Who holds the responsibility to protect? And who is to be protected?

Normative Power Europe? Really? |

Lucke Glanville argues in his recent Sovereignty and the Responsibility to Protect (2014) that this responsibility dates back from the 16th and 17th centuries. However, a good number of scholars believe that the first “humanitarian intervention” took place in Bulgaria in 1876, when Ottoman troops attacked villages killing thousands of civilians. Outraged, the British public demanded action, and indeed European Powers mobilised to require the Sultan to protect the Christians living in Eastern Europe. Former PM Gladstone famously campaigned for intervention echoing “the moral sense of mankind at large”. Western Europe intervened. Eastern European Christians were to be protected.

Last Thursday, President Obama announced that he had authorised “limited air strikes” against the combatants of the self-named Islamic State of Iraq and Syria. It was the first American military action in the country since 2011. But this is not 2003, and President Obama did his best to “make this perfectly clear”: It is a “humanitarian intervention”; it is “at the request of the Iraqi Government”; “we have a mandate to help”; “we cannot turn a blind eye”; “we must prevent the total destruction of innocent Iraqis, which would constitute a potential act of genocide”. America intervenes. Iraqi Christians (and Kurdish Yazidis) are to be protected.

It can hardly come as a surprise that the US is leading this mission with no end date for the time being. So far, the UK Government has only pledged the delivery of humanitarian and medical support. Meanwhile, le Quai d’Orsay has been trying to push its European counterparts to agree on something on the matter. The EU Political and Security Committee recognised on Tuesday that individual members states are free to send weapons to the Kurdish militia, but did not reach an agreement on any EU-level intervention.

r2pThe words carefully chosen by President Obama last week remind the language used by the supporters of the “Responsibility to Protect” (also known as R2P). Coined in 2001, R2P firstly means that states are obliged to protect their citizens from international crimes. This is not new, because in essence protecting the people within the national jurisdiction is what International Human Rights Law has been all about since 1948. However, R2P also claims that if a state fails to protect its people, the international community has the responsibility to intervene, using force if necessary. This, if it could be a norm, would constitute a major change. But it is not a norm.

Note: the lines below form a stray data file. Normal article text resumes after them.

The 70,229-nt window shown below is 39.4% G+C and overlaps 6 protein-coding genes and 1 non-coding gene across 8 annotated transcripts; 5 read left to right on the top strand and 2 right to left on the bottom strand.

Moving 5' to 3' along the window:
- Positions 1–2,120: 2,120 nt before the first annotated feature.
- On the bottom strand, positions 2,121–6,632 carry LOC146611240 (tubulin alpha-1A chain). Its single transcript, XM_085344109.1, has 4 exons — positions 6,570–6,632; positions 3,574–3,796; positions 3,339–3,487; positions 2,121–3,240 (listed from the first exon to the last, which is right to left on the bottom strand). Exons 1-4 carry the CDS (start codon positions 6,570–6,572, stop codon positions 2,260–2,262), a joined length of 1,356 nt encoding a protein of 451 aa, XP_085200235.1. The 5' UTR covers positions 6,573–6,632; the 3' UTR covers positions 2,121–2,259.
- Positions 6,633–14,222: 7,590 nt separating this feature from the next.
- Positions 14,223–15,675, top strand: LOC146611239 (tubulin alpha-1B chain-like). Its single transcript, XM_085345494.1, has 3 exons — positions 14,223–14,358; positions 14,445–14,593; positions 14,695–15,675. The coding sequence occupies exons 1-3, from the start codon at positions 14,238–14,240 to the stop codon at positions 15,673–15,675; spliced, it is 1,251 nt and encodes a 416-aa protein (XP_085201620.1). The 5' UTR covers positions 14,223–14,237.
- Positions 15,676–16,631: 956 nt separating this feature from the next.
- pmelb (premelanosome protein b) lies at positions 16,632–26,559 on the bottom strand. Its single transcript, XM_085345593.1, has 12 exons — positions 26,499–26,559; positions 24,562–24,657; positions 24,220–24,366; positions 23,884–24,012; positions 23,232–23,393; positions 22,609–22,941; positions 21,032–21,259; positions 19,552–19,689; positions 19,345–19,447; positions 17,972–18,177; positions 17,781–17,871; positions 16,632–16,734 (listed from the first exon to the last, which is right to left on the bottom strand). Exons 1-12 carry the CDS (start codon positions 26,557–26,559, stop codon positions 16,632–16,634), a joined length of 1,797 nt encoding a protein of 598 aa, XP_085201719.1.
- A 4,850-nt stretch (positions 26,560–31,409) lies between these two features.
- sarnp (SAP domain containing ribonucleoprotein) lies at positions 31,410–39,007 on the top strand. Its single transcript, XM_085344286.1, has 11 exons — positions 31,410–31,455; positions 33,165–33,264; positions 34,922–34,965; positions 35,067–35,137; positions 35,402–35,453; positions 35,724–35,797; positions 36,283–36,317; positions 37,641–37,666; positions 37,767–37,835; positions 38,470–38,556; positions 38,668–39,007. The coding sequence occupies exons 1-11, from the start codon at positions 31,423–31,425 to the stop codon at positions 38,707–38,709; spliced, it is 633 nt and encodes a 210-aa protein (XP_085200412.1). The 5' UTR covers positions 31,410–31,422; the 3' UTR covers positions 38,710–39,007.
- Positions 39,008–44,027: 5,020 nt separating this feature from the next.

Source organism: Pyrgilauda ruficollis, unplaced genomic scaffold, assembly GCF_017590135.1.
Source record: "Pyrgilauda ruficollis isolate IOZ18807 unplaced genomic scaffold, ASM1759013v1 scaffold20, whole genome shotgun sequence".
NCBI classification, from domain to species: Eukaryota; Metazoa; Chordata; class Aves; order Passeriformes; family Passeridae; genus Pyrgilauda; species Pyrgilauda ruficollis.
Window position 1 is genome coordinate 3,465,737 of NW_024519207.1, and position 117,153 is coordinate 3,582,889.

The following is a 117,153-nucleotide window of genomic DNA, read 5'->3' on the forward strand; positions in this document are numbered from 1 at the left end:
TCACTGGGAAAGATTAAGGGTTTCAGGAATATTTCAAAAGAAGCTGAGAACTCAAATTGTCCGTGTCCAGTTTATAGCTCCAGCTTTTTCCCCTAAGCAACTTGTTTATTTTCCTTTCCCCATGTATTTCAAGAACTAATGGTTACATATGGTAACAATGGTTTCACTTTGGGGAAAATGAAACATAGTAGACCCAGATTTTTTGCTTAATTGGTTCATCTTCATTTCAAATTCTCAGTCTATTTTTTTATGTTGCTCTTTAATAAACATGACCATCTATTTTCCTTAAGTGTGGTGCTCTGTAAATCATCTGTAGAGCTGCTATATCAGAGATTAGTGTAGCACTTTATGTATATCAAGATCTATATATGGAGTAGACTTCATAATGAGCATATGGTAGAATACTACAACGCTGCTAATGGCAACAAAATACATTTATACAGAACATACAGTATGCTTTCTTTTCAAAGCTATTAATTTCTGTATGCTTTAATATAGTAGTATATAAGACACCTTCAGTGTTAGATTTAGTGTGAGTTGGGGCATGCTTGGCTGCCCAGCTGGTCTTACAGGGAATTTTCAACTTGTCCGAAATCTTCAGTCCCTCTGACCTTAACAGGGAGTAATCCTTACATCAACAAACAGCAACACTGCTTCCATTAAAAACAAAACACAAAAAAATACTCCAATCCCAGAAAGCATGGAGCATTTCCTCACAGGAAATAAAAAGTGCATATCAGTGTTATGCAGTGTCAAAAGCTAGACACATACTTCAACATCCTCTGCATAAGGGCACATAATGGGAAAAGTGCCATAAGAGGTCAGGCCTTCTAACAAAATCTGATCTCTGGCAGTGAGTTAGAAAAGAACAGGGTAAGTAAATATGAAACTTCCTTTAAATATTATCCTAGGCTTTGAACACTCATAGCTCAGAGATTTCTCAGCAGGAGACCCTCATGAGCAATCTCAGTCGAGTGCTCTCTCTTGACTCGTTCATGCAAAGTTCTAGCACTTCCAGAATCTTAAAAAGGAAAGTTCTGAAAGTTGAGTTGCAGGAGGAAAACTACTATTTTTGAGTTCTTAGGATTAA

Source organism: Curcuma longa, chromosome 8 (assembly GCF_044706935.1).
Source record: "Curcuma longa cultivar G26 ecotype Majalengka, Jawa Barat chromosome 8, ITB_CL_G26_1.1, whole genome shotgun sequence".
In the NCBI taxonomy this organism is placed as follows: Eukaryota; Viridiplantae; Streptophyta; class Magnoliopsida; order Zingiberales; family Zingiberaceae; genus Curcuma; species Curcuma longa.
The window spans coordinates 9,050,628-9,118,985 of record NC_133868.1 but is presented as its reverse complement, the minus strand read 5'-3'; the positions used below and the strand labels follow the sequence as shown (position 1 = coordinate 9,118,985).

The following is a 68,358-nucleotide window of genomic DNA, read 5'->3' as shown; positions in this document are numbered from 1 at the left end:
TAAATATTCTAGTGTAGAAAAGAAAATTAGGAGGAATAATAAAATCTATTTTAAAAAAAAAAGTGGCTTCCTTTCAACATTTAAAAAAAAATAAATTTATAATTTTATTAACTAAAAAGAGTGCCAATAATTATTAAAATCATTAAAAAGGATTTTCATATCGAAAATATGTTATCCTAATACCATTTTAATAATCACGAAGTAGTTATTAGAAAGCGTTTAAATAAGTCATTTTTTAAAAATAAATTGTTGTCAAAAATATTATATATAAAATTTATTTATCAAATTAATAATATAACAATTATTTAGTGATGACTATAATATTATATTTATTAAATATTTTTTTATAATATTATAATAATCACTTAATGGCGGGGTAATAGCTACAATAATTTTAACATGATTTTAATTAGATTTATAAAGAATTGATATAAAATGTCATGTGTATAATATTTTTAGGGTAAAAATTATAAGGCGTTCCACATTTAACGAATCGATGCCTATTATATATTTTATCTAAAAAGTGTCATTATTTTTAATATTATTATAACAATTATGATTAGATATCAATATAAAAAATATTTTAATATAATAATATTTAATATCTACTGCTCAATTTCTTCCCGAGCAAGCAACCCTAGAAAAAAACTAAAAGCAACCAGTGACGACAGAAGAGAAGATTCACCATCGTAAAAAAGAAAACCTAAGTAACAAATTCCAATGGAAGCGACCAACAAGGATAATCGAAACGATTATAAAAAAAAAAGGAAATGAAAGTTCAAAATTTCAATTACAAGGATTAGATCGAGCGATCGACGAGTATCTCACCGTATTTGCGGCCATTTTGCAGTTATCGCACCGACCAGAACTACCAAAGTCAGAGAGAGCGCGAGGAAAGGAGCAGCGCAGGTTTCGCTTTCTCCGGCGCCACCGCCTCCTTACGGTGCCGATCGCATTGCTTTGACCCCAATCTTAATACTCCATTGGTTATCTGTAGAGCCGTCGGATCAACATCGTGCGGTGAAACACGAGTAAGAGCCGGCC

It cannot be a norm because to this day it is not yet clear whether R2P is an attempt to bypass the hassle of the Security Council or a mandate to this Council to act in a certain way if it does not mind. The idea behind the first option is that what is illegitimate cannot be legal. Morality trumps law, international law in this case. We have the responsibility to intervene in order to prevent massacres wherever they occur, even if the Security Council and/or the Government of the country do not agree with us (not applicable in the case of ISIS because the Iraqi Government requested the US to intervene). The problem with this logic is this: Who is We? Who makes that decision? And how do we make sure that Iraq Junior does not turn into Iraq Senior? The second interpretation is that R2P provides some guidelines to the Security Council about how to interpret its mandate to secure peace and stability via Chapter VII of the UN Charter, which authorises military interventions. What is illegal cannot be legitimate. However, if we opt for this interpretation, the obligation to act in a certain way would be binding only when the subjects who are supposed to be bound, the Security Council itself and through them all UN Member States, decide so. Would not it be nice to pay taxes only when one believes taxes ought to be paid?

I do not mean to simplify the choices and consequences of this or any military action. It is too easy to judge from the luxurious position of not being hungry or afraid for me or my own. A military intervention like the one authorised by President Obama last week may directly benefit the suffering people on the ground. There may be very good reasons to carry it forward from a strategic or a national-interest perspective, and to support it from a genuinely cosmopolitan and caring one.

Yet, America has mobilised its forces to protect the local population in Northern Iraq, a population that happens to be mostly Christian just like the Bulgarians of 1876. Meanwhile, Gaza remains besieged and Syria drowns in blood. Let’s just be honest about it: Western powers intervene manu militari when it suits them. Humanitarian concerns play a role in sparking a domestic demand for action from the general public, but Western powers act inconsistently, which exposes their hypocrisy, as eloquently put by Carne Ross. Some people may benefit from this. Some others do not. But in any case it pays lip service to those who think that R2P is an international norm in the making.